Bailout in Malaysia Signals Policy Failure

Thomas Fuller International Herald Tribune


December 26, 2000

Government Pays $1.6 Billion for Rail Lines KUALA LUMPUR. The national government plans to take over key parts of Kuala Lumpur's unprofitable mass transit system in a $1.6 billion bailout, another blow to Malaysia's hopes of using private funds to build a 21st-century public infrastructure. The rescue has been criticized by opposition leaders, who call it the latest in a series of attempts to help prop up politically well-connected businessmen.

The cost of the bailout is the equivalent of about 7 percent of the entire government budget for next year. The Finance Ministry said it would pay for the bailout with bonds. The announcement was made late Friday, two days after a separate agreement in which the government agreed to pay a politically linked businessman $470 million for his controlling stake in Malaysian Airlines, the debt-ridden and unprofitable national carrier.

The airline buyout deal, which has also been heavily criticized, was done at twice the price at which Malaysia Airlines is trading on the local stock exchange. Taken together, analysts say the twin bailouts and others risk straining the country's finances when Malaysia is running an annual budget deficit of more than $4 billion and when its economy is projected to slow down. Critics of such bailouts have become increasingly vocal in recent months.

They include some members of the governing party, who say they reflect the failure of Malaysia's privatization policy of the past two decades. "From Day 1, we knew it wasn't going to be a profitable project," said Shahrir Samad, a former government minister, referring to the mass-transit rail lines built for Kuala Lumpur. "In the end it will be the government that will assume the debts," said Mr. Shahrir, who holds a top post in the governing party but has become increasingly critical of government policies.

The administration of Prime Minister Mahathir bin Mohamad built its reputation on an economic model in which such things as roads, ports, light rail systems and stadiums were built - and paid for - by a hand-picked group of tycoons. Now, most of those businessmen are mired in debt, and economists say many will require government assistance. The scale of future bailouts is difficult to calculate, but unless their businesses are broken up, the total rescue package is likely to run into billions of dollars.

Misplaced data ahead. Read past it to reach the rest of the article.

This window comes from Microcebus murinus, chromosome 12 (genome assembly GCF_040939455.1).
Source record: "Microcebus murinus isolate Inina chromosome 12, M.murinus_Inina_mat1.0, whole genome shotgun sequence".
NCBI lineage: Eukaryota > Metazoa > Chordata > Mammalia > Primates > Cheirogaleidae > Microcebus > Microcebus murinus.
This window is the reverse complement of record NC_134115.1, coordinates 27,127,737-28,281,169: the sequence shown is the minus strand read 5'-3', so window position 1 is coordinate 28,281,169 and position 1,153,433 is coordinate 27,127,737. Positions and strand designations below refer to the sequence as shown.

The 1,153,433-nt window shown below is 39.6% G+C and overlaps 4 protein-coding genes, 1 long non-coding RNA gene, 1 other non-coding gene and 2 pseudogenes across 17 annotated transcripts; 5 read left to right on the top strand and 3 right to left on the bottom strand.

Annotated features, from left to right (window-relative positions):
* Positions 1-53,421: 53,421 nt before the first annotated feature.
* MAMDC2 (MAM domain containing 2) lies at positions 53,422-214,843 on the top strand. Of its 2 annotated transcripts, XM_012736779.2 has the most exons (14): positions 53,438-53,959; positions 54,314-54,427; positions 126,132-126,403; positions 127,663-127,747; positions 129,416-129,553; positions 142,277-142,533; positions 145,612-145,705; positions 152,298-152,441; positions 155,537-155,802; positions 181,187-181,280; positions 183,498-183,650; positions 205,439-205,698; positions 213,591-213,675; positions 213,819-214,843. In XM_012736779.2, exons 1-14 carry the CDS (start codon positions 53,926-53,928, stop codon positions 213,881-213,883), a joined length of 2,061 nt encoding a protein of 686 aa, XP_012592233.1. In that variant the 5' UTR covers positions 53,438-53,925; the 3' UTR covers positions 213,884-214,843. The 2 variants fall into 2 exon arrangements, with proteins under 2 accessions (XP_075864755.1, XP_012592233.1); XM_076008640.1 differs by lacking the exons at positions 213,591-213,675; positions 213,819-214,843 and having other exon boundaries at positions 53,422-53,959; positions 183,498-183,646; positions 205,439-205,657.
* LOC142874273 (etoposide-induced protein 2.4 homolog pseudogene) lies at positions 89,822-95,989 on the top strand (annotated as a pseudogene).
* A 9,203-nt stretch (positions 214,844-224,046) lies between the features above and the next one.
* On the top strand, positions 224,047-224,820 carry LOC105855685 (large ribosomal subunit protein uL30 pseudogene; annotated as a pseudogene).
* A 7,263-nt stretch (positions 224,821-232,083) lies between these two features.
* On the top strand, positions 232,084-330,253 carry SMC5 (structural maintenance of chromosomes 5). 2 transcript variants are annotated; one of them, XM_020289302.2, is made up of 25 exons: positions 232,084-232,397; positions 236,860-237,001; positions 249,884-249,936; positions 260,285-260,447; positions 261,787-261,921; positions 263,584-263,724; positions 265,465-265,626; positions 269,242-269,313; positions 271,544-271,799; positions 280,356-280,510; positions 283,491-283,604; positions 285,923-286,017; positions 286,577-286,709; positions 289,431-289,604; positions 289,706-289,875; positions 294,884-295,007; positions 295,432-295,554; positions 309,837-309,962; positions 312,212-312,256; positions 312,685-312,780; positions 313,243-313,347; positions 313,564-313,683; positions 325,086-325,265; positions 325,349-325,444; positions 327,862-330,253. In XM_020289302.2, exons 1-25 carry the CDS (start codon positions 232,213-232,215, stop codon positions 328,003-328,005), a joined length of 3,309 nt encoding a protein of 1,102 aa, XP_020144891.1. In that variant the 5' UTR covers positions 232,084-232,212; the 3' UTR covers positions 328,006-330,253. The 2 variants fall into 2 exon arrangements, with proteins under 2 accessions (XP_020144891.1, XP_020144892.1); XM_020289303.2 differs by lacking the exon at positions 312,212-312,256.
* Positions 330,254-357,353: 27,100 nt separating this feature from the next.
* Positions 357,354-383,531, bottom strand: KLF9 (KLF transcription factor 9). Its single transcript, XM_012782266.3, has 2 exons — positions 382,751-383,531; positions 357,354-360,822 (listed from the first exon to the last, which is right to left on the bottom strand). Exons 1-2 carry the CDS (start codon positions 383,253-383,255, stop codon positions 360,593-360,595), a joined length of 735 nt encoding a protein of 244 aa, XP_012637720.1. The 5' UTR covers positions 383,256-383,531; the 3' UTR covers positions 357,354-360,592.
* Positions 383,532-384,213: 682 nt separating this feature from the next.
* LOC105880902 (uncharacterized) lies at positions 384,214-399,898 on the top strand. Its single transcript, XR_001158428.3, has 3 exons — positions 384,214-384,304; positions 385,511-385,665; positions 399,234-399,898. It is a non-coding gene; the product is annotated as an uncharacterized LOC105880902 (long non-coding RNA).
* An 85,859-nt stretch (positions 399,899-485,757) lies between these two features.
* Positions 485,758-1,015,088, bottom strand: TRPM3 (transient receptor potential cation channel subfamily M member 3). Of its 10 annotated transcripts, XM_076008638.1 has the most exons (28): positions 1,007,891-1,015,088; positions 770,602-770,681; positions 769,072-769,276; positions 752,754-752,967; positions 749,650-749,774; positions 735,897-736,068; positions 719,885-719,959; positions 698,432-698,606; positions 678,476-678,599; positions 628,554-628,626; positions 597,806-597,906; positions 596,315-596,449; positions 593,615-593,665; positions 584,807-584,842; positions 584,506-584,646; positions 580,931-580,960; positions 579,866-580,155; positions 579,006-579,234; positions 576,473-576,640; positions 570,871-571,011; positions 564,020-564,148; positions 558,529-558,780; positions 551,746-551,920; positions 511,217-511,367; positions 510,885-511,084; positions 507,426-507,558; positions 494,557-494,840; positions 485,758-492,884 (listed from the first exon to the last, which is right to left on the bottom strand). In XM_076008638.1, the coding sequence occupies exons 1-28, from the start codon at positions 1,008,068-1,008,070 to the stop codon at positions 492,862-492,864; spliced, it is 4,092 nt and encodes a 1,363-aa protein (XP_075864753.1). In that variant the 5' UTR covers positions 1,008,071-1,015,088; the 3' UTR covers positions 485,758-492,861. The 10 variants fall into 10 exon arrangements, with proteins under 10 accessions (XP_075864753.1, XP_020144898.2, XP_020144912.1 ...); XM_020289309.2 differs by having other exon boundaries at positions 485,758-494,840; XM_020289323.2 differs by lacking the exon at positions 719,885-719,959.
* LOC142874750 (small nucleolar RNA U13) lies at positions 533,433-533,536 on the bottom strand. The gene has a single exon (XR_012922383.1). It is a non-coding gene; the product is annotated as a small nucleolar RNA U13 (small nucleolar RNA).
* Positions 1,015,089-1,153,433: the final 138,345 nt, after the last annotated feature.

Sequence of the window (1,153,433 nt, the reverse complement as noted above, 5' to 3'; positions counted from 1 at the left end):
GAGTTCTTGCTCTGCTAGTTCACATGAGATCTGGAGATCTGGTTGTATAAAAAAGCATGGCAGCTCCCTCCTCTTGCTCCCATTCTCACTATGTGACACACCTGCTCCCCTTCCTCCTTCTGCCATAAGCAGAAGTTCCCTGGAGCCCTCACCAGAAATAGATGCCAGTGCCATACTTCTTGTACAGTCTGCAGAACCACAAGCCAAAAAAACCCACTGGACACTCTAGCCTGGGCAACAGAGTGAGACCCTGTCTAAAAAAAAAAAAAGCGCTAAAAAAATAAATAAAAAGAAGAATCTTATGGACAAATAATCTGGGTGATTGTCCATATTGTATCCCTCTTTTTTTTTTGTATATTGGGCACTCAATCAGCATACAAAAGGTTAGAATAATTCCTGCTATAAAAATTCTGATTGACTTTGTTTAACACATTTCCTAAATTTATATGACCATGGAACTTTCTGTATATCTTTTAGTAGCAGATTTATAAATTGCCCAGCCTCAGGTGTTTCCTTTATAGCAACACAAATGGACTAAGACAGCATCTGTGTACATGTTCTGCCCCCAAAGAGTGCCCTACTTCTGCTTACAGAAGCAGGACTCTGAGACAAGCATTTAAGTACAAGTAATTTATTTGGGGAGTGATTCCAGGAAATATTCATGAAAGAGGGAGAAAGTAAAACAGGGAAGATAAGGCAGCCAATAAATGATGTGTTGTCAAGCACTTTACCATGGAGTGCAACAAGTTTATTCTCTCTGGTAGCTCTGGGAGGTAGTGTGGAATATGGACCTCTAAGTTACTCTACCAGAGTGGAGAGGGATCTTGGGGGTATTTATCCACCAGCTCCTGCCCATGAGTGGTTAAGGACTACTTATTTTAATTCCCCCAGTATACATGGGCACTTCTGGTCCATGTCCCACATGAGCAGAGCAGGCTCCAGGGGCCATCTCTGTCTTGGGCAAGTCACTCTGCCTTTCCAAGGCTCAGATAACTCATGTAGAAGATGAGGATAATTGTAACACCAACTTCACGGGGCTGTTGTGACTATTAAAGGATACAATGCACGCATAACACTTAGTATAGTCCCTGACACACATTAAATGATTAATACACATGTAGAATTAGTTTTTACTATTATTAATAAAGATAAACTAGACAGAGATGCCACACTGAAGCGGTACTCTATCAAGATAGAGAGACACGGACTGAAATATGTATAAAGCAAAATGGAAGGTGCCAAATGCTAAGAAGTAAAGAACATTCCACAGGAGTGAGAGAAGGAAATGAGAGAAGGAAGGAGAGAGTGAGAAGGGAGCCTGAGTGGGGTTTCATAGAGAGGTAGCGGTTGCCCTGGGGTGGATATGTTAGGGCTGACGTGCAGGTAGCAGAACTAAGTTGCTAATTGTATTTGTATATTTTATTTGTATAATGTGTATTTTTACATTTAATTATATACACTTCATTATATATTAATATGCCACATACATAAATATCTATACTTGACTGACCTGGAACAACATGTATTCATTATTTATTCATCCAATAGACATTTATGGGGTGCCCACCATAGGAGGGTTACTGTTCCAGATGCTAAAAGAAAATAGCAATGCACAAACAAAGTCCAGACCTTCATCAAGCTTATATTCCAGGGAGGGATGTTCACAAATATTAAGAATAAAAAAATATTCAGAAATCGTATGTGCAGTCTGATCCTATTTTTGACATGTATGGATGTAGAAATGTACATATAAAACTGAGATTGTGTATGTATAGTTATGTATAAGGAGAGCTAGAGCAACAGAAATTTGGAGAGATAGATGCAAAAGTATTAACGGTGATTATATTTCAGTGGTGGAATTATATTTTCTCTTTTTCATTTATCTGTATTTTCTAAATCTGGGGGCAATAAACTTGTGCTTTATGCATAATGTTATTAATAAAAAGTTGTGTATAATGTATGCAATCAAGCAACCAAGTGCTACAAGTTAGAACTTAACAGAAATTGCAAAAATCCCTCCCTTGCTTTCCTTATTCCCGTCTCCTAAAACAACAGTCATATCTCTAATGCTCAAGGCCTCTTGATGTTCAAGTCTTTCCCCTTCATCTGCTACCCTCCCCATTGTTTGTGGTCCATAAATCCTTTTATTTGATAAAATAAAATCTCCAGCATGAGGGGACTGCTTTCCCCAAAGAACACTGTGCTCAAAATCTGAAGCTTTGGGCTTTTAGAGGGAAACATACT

The government blames residual effects of the 1997 economic crisis in Asia for the failure of the rail project to make a profit. "The economic crisis has made it difficult for them to inject new capital or to pay back their loans, as the development and upgrading costs for a light rail system are very high," the Finance Ministry said.

The $1.6 billion bailout of the mass transit system includes just two of the light-rail lines. There are at least two others under construction. What has angered many Malaysians is not only the fact that failed projects are being renationalized but that the government seems to be paying top dollar to the failed business tycoons.

In the case of Malaysian Airlines, for instance, the government bought back a controlling stake in the airline last week at the same price for which it sold it in 1994. But the carrier, which had a light debt load then, is now nearly $2.5 billion in debt and headed for a fourth straight year of losses.

The airline's chairman, Tajudin Ramli, a protégé of Finance Minister Daim Zainuddin, had no experience in the airline business before he took over the company and is widely blamed for running it into the ground. "It is clearly the general public opinion that the government is paying too high a premium for the shares, and there is a sense of national outrage," said Lim Kit Siang, chairman of the Democratic Action Party, the second-largest in the opposition.

Mr. Tajudin last week defended the fact that he had received double the current market price for his stake. "You cannot look at it from the point of view of the stock market only," he told AFX News. "You have to work on the airline's value." The government is currently seeking a foreign buyer for the airline and has reportedly had talks with Qantas Airways Ltd., Swissair and KLM Royal Dutch Airlines.

Analysts say they are skeptical the government will get the same price it paid Mr. Tajudin for his stake.